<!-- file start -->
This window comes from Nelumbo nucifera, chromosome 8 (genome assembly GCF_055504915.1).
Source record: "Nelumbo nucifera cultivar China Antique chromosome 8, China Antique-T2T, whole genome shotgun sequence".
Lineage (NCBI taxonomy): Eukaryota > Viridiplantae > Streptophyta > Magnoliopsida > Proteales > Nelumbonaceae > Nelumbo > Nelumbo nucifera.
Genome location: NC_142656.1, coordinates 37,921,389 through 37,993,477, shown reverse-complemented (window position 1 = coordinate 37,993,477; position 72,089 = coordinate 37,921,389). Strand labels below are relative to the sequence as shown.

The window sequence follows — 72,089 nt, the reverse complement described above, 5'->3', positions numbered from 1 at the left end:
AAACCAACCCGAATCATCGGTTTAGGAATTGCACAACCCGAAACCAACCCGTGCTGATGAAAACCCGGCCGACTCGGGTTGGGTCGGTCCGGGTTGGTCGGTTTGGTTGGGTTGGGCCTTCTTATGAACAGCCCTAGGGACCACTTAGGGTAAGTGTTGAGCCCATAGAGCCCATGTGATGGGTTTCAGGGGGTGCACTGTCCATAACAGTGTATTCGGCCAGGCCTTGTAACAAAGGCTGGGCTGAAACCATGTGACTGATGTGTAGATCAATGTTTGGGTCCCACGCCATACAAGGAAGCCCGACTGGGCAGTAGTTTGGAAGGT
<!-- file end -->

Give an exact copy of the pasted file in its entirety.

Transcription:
This window comes from Nelumbo nucifera, chromosome 8 (genome assembly GCF_055504915.1).
Source record: "Nelumbo nucifera cultivar China Antique chromosome 8, China Antique-T2T, whole genome shotgun sequence".
Lineage (NCBI taxonomy): Eukaryota > Viridiplantae > Streptophyta > Magnoliopsida > Proteales > Nelumbonaceae > Nelumbo > Nelumbo nucifera.
Genome location: NC_142656.1, coordinates 37,921,389 through 37,993,477, shown reverse-complemented (window position 1 = coordinate 37,993,477; position 72,089 = coordinate 37,921,389). Strand labels below are relative to the sequence as shown.

The window sequence follows — 72,089 nt, the reverse complement described above, 5'->3', positions numbered from 1 at the left end:
AAACCAACCCGAATCATCGGTTTAGGAATTGCACAACCCGAAACCAACCCGTGCTGATGAAAACCCGGCCGACTCGGGTTGGGTCGGTCCGGGTTGGTCGGTTTGGTTGGGTTGGGCCTTCTTATGAACAGCCCTAGGGACCACTTAGGGTAAGTGTTGAGCCCATAGAGCCCATGTGATGGGTTTCAGGGGGTGCACTGTCCATAACAGTGTATTCGGCCAGGCCTTGTAACAAAGGCTGGGCTGAAACCATGTGACTGATGTGTAGATCAATGTTTGGGTCCCACGCCATACAAGGAAGCCCGACTGGGCAGTAGTTTGGAAGGT